iPads in the enterprise: Apps and architectures

When you plan corporate apps for the iPad, here's what you need to keep in mind

The iPad's impressive consumer success aside, some can't help but wonder if there is a serious place in the corporate arsenal for this device. Questions that IT has been focusing on lately are related to how its unique handheld form factor, instant-on capability and all-day battery life might support or even spawn a whole new set of applications within the enterprise.

On the flip side, there has obviously been a considerable amount of discussion about the potential risks and limitations of the iPad for business use. Concerns relate to connectivity, security, deployment costs and the depth (or lack thereof) of Apple's commitment to enterprise IT. Some early users also report that the iPad can't replace a laptop for heavy-duty work tasks, such as writing long documents.

The debate continues: Will the iPad get into the corporate environment in a big way? Apple and third parties alike are doing all they can to attract enterprise customers with a bevy of apps geared to corporate use. (See sidebars.)

Success in a new product or market segment attracts more than customers. It invites bitter competition as well. And that is exactly what's happening with the iPad. It seems to have given a new lease on life to tablet computing more broadly, and now we see a decent lineup of old and new competitors readying their own tablet offerings.

Most notable among the new ones is Cisco Systems, which recently announced the Cius, an Android-based device that's primarily designed for the enterprise. Combined with Cisco's Telepresence high-end videoconferencing systems, the Cius could add a whole new dimension to virtual meetings.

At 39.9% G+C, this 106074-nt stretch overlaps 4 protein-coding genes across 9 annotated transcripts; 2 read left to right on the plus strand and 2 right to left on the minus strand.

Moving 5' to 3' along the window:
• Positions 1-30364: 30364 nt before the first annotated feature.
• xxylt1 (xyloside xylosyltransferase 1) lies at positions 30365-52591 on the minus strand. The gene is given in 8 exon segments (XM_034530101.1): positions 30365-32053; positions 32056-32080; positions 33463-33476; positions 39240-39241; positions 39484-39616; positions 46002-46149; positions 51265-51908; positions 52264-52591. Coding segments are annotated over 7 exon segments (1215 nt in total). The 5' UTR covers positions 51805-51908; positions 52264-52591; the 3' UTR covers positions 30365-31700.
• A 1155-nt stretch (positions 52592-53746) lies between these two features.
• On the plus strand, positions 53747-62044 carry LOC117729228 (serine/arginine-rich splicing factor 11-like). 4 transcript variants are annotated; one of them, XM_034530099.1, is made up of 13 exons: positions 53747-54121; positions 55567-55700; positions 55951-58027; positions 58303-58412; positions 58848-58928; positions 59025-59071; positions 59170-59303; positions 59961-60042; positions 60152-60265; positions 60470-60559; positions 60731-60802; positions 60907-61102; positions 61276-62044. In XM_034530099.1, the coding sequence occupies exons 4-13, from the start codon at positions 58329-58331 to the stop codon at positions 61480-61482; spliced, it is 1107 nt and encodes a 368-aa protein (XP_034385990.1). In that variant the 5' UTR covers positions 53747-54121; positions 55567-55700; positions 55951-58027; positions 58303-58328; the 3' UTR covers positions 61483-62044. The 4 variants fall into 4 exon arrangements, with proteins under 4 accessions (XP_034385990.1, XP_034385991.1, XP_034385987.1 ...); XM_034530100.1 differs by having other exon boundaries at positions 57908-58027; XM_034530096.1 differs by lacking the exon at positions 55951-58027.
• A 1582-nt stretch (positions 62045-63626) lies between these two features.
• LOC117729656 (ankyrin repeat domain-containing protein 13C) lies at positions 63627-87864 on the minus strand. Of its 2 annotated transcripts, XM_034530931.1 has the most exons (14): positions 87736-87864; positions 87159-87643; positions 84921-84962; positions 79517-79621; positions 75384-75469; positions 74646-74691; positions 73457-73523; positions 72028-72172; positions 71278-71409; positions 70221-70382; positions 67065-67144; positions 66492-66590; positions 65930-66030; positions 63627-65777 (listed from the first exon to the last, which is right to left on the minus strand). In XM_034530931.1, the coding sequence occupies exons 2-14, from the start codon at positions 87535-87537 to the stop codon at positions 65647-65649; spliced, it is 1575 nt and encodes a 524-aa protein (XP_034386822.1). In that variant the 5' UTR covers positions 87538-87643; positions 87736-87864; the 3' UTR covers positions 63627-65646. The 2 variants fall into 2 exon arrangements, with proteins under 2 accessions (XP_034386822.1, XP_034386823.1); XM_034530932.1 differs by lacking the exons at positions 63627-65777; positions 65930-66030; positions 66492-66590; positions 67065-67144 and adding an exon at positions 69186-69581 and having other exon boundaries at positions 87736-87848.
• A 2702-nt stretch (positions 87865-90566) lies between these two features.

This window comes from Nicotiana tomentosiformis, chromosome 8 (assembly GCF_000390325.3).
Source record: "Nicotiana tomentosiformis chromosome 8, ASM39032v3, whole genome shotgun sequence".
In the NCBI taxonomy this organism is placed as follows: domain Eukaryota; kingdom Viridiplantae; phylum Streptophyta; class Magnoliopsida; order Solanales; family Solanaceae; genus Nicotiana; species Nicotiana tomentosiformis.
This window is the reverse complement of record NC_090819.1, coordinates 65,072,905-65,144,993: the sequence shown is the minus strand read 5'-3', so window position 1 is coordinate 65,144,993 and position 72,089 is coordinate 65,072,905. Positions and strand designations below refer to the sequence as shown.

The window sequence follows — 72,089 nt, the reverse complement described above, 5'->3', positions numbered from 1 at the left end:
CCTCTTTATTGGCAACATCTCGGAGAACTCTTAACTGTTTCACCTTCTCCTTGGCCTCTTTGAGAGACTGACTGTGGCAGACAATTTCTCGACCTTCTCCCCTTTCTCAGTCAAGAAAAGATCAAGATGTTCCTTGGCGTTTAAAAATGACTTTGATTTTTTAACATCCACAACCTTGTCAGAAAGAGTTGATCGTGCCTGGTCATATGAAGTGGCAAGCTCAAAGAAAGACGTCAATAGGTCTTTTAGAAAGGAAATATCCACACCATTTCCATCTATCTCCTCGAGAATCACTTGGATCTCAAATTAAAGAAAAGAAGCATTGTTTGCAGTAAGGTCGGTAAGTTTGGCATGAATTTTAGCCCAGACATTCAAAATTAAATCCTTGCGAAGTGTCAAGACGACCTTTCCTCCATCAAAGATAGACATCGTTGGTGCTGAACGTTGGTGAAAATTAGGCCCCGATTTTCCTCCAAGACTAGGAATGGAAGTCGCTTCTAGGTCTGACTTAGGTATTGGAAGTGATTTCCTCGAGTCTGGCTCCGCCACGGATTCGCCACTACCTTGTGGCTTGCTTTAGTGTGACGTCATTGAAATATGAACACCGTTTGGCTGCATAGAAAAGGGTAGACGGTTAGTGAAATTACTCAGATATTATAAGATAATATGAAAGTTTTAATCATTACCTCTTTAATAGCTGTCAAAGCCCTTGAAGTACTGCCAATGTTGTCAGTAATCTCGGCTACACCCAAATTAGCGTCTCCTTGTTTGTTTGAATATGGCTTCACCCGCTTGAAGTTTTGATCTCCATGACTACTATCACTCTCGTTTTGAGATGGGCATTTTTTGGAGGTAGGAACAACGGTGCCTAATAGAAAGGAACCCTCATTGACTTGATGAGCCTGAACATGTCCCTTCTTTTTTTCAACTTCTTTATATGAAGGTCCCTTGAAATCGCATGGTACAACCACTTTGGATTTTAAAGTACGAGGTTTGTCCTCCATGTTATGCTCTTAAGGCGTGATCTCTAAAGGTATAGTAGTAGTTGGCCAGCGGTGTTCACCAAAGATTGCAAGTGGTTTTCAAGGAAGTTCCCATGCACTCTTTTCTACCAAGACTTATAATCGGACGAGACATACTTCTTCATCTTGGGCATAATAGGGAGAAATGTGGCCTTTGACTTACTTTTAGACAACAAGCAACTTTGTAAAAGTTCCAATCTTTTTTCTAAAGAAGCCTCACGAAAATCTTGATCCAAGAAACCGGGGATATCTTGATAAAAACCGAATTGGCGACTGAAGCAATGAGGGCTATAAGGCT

Another potential challenge comes from a German company called Neofonie, which announced a Linux-based device called the WePad (now renamed WeTab), which features USB ports and supports Flash.

As these devices continue to come on the market, I believe the iPad is likely to succeed in the corporate world, and in a big way, especially for customer-facing applications. IT should seize the opportunity to develop a whole new breed of enterprise applications that would enable non-intrusive use of computers in certain business interactions. These applications would enable people to use an iPad in much like the way that pen and paper are used now.

To support internal deployment of enterprise applications, Apple has set up an enterprise program for companies with 500 or more employees and a valid Dun & Bradstreet number. Likewise, there is a free program for higher education, called the University Program, to develop educational materials based on the iPad.

Security's already baked in

Before we look at cases of business transformation that are helping the iPad garner immediate attention -- and at others that might be forthcoming -- let's examine the level of security that enterprise use requires and see how the iPad ecosystem is addressing security.

When it comes to using the iPad at work, IT's biggest security concern is the need for stronger authentication tools and data privacy safeguards.

The iPad supports the use of IEEE x.509-standard digital certificates, which are used to authenticate users and back-end servers on VPN or Wi-Fi networks and via regular e-mail connections. The iPad also supports over-the-air self provisioning for enrollment and configuration of devices and distribution of certificates through Simple Certificate Enrollment Protocol.

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